I love autumn. We get to see the trees and plants prepare themselves for winter by drawing down the energy they have spent spring and summer creating. This energy transfers back to the roots, discarding the leaves once it is reabsorbed. It is this process which gives us the multi-coloured hues of autumn. Autumn reminds me of childhood days spend watching the rain pelt the windows, wrapped up all cosy in a duvet. I would think about how the blankets of leaves on the ground in their yellows, oranges and reds would act like a blanket for the roots of the plants, keeping them snug and warm during the cold winter months. I was at university with a student from overseas who came to Scotland to experience this season. He’d never seen autumnal changes and thought a semester in Scotland would be just the job. He wasn’t wrong, but he hadn’t realised that in Scotland we often experience all four seasons in one day! Here in Cumbernauld we are incredibly lucky to have so many beautiful woodlands where you can

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Wild Ways Well Blog – A good moan about depression!

Yes, I am one of these types who do not like being taken for a moaner… I caught myself adding ‘but it’s all good’ or ‘everything will be fine’ after each negative comment I make! Ah yes, because I subconsciously assume that nobody wants to hear some negative comments about my life. Nobody would like to be friend if I am negative! Ultimately, I would be rejected… I guess there is a bit of truth in that… And that is why it is so, so hard to come out of depression… Recently, I have been in touch with my friend A. who helped someone who was in a difficult situation. B. was a very intelligent and creative man who had recently landed in Britain and was looking for a job and accommodation. A. helped him out by putting him up for a few months. B. had been suffering from poor mental health for years and eventually admitted that he could not go on like this (he attempted suicide a few times). Not wanting to resort to anti-depressants or to visit

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Take a closer look

The spate of heavenly weather we have been having makes getting out for a walk all the more pleasant. Feeling the sun warm on your face and enjoying the tiniest of breezes is pure heaven! On a recent walk I thought I would see how many wildflowers I could spot, to give me a feel for what creating more meadows through our new Cumbernauld Living Landscape initiative can do. I walked, I immediately started to spot the wildflowers growing in amongst the buttercups and grasses. As I listed off the number of wildflowers I could see, I was amazed to count at least 40 different species. But when I said to a fellow canine personal trainer “isn’t the meadow looking lovely?” the reply came in a questionable tone, “what the buttercups?” I spoke of all the different wildflowers I had come across and my dog walking compatriot thought I was nuts. Challenge accepted! I took her for a walk through the meadow and started to show her the different flowers – she was stunned, so I was happy! Because the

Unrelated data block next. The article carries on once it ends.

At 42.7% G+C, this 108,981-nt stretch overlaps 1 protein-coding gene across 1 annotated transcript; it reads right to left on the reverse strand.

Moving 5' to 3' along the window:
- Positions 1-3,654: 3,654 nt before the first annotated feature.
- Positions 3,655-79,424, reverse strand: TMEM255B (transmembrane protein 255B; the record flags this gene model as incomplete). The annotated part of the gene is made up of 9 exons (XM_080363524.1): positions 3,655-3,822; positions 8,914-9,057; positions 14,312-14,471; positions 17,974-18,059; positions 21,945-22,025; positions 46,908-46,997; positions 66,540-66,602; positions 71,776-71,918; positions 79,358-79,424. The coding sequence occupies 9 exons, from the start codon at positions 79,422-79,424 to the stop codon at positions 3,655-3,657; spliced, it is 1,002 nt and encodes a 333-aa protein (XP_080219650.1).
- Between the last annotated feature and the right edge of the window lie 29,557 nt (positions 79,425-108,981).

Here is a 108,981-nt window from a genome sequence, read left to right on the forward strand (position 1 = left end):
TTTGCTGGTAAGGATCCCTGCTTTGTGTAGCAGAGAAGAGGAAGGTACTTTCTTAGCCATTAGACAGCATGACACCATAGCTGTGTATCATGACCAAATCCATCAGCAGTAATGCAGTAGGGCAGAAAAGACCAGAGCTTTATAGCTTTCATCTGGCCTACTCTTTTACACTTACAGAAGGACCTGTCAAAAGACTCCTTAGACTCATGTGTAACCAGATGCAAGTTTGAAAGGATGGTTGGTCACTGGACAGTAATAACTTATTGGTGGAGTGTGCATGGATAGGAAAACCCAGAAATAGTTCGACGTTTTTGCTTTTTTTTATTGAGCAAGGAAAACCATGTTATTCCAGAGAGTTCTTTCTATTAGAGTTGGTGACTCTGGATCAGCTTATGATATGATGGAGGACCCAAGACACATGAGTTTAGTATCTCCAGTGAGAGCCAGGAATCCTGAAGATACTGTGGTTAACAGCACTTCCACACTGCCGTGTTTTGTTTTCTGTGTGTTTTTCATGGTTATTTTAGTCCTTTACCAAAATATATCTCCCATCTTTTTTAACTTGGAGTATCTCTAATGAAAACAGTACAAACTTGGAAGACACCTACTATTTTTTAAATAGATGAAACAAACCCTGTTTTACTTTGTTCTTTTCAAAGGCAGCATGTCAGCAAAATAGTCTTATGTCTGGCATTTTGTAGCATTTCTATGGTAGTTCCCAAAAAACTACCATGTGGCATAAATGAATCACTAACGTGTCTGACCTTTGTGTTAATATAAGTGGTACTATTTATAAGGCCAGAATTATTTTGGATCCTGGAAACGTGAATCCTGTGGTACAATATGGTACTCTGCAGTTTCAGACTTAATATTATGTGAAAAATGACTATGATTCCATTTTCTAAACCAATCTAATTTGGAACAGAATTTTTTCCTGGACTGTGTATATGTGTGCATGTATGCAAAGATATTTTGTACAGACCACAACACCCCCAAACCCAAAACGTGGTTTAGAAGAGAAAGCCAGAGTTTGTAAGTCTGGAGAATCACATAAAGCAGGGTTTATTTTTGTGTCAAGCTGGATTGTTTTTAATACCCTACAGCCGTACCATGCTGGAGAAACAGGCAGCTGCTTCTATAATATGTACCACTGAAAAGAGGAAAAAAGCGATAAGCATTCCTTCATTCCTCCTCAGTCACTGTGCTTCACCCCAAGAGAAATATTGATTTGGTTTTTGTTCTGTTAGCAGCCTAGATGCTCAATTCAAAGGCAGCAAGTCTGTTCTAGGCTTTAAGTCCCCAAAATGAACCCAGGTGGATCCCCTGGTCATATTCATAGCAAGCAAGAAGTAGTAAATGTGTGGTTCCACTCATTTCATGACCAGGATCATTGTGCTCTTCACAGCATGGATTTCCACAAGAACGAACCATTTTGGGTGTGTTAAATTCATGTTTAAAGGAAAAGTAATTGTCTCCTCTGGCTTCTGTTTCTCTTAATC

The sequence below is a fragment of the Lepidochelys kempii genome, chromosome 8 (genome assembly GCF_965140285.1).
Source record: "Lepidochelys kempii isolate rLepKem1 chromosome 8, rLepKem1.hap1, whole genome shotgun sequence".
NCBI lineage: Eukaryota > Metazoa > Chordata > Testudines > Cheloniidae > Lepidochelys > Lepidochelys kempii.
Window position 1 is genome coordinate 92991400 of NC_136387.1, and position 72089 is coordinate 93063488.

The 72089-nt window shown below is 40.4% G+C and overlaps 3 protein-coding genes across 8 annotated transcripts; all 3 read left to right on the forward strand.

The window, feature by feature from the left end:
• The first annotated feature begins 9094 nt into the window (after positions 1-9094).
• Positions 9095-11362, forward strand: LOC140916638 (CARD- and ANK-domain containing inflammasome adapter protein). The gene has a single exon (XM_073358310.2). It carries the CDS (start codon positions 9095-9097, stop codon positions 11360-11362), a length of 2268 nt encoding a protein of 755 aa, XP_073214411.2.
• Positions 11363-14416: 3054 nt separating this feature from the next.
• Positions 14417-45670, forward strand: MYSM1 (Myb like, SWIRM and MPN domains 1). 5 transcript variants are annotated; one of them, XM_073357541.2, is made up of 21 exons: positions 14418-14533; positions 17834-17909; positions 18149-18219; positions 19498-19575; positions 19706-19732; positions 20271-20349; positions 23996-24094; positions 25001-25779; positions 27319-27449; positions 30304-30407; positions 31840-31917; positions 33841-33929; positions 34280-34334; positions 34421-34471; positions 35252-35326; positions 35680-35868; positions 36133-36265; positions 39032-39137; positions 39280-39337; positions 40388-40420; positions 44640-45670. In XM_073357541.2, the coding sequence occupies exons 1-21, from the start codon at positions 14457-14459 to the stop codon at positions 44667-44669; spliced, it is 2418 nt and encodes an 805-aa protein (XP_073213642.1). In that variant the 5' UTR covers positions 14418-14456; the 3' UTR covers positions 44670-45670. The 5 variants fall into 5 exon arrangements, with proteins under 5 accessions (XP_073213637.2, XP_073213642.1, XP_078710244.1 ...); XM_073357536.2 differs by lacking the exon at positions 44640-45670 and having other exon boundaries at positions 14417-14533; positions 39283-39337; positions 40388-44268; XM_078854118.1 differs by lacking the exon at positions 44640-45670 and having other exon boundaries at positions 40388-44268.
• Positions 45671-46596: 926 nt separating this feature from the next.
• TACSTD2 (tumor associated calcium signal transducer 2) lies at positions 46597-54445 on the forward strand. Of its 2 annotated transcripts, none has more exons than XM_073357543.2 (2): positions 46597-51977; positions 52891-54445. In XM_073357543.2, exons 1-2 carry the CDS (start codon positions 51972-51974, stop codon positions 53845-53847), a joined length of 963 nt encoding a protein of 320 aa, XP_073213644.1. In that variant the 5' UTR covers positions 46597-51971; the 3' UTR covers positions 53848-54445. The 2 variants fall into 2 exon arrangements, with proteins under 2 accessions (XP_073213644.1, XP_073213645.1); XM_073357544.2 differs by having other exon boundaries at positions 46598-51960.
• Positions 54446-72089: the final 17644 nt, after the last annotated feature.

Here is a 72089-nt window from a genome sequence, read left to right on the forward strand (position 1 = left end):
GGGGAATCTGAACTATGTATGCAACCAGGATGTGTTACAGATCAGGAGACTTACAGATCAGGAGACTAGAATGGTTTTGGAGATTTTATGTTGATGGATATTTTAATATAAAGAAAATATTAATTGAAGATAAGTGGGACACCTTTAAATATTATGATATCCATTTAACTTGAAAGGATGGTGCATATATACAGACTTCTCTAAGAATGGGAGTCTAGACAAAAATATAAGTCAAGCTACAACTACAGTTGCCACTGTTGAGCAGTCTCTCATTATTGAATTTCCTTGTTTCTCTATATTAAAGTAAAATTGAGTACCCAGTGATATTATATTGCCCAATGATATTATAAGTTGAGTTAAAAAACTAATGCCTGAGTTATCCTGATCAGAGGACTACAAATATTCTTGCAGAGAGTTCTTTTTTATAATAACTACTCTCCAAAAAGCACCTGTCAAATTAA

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Natural Connections – A great effort at awards

Left to right Provost Jim Leighton MBE, me, Gemma CLL Community Engagement Assistant CJS, Doreen Tesco Community Champion and William our first ever Nature Ninja volunteer

Last Thursday a group of participants in the Cumbernauld’s Bloomin’ Wild attended the Beautiful Scotland award in Dunfermline coordinated by Keep Scotland Beautiful.  It was a fantastic day with people from all over Scotland celebrating what make their place special.  These awards are a way of recognising hard work and determination, mostly carried out by volunteers, to improve parks, reserves, business districts and residential gardens.  Read on to find out how Cumbernauld's Bloomin' Wild got on.